Inevitable roadblocks arise when trying to open an institution of public higher education in California: space, funding, parking, environmental concerns. And if that institution is run jointly by the University of California and California State University systems, another thorny problem arises: quarters or semesters?
“We just called them ‘quarmesters,’ ” said Joyce Kennedy, laughing, as she talked about scheduling conflicts when the UC/CSU Ventura Learning Center opened at 3585 Maple St. in Ventura in 1974.
Kennedy is the author of Conflict of Visions: The Birthing of a University. Yes, at the end of the book, California State University, Channel Islands, is “born.” Kennedy’s own vision — for the public university to be built in Ventura — didn’t materialize. She didn’t work at CSUCI. But as one of the first employees, and later the director, of the UC/CSU Ventura Learning Center, she was one of many who championed a new state-funded, four-year university in Ventura County.
Kennedy, now retired, writes that the self-published book is “intended to be a historical review, from an insider’s perspective,” of her efforts.
Even the name “Learning Center” caused problems, Kennedy said. The center was established as an alternative, off-campus option for higher-education degrees in Ventura County. People confused the center with “extension” programs, however, which offer continuing education, not degrees, and are paid for by student fees.
Eventually, the name was changed to UCSB/CSUN Center (for UC Santa Barbara and Cal State University Northridge, the program’s main administrators), then University Center at Ventura. When state funding was established to find a site for a separate, permanent county campus, it was dissolved and became the CSUN Ventura Campus. The new permanent university, California State University, Channel Islands, opened in 2002.
Kennedy, in a phone interview from Phoenix, Arizona, where she moved nine years ago, said she initially argued against the image on the cover of the book: an artist’s rendering of CSUCI buildings.
“I never worked there,” she said. “but it’s what I had been imagining, so I was overruled. I wasn’t the founder of Cal State, Channel Islands, but I think I was a trailblazer, a pathfinder.”
Her story “is one of dedication to higher education,” said Mike Hoffman, a journalism professor at Moorpark College and friend of Kennedy who helped edit her book. “She fundamentally believes in the power of education and how it has transformed lives.”
Native Canadian Kennedy, who came to the U.S. in 1965 for a job (she’s now a dual citizen), was asked by a former colleague, Barbara Walker, if she wanted a short-term consultant job helping to publicize a higher-education learning center in Ventura. Kennedy, who had a bachelor’s degree in journalism and experience teaching and working for nonprofits, stayed around for much longer than two months. For 23 years, she helped with just about everything at the center: publicity, fundraising, scheduling, counseling, purchasing, typing, mailing, accounting — even babysitting, for a student who had to take a test and couldn’t find childcare for her infant. Eventually, Kennedy became the director. Always, she was a constant cheerleader for keeping the center open, despite setbacks.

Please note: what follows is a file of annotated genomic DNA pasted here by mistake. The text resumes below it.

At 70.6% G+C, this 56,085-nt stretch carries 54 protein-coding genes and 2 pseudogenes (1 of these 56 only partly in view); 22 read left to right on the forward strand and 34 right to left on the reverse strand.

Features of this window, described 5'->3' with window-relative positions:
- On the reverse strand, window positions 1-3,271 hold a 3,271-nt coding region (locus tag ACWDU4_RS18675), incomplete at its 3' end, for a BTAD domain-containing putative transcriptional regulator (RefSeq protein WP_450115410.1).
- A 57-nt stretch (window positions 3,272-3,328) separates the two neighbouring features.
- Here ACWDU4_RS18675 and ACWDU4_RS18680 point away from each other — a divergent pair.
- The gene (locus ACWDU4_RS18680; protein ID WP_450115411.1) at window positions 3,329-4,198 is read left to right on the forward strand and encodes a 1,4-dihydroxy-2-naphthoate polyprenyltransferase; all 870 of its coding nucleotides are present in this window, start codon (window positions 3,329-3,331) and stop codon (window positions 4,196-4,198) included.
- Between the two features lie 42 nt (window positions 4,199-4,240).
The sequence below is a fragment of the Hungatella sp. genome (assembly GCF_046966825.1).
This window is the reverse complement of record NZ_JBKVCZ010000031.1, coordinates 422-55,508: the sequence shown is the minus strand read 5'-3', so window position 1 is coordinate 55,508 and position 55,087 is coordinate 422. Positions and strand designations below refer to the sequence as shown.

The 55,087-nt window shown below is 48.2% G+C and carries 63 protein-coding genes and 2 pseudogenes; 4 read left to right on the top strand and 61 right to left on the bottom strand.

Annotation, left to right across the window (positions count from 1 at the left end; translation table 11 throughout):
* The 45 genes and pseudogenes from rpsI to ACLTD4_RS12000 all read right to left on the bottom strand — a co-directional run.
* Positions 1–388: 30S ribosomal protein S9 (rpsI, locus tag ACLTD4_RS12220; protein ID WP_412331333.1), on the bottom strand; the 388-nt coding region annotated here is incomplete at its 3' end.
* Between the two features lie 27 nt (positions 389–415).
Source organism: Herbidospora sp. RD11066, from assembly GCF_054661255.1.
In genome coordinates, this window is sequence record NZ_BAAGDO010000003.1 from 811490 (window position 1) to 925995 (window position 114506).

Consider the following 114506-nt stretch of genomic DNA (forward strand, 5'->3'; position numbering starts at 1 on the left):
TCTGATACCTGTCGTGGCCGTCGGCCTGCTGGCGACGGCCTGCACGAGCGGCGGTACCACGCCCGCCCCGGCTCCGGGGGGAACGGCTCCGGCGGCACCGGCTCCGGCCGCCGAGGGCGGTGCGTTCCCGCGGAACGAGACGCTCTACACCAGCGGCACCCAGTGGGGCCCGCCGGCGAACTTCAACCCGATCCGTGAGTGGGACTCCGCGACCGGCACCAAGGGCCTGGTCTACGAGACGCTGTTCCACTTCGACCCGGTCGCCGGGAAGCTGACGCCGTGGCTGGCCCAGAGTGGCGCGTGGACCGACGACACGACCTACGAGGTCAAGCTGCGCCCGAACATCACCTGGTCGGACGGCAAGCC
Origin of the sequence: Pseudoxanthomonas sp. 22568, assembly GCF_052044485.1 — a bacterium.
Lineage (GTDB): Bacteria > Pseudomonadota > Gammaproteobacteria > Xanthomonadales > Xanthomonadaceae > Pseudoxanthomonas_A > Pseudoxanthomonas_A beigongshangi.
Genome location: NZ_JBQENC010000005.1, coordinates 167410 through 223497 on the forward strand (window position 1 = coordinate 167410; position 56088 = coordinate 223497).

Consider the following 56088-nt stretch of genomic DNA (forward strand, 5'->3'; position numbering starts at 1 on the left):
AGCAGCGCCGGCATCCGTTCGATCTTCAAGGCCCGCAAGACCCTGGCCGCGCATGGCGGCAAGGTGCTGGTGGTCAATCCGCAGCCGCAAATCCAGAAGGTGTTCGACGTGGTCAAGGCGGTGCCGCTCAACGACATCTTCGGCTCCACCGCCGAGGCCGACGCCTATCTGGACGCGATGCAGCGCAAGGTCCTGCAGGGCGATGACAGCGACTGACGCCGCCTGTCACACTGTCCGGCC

Kennedy believes that because she was a woman, her bosses didn’t take her work seriously.
“Being a woman administrator in that era . . . had inherent drawbacks,” she writes in the book.
Kennedy said she is “delighted” that the current president of CSUCI, Erika Beck, is a woman, and hopes to meet her someday.
The “conflicting visions” in the book’s title, she said, refer to the many different ideas over the years for a new university, from where it should be located (Ventura? Oxnard College? Camarillo?) to what kind of education it should offer (Online? A full-fledged university experience?). Politicians, community members, students, business leaders, faculty and others all had different goals.
Kennedy ran into writer’s block for two years while trying to figure out how to end the book.
“I left with some disappointment, and I didn’t want it to be a disappointing book,” said Kennedy, who resigned in 1997 due to budget struggles and other issues. “I was blissfully happy for Ventura County, but it was like saying goodbye to your baby who someone else gets to watch grow up,” she said.
So she decided to provide some advice in the epilogue about the importance of mentors and community support, and especially about perseverance.
“We complained. We signed petitions,” Kennedy said. “We did everything in our power to keep the vision in front of the people.”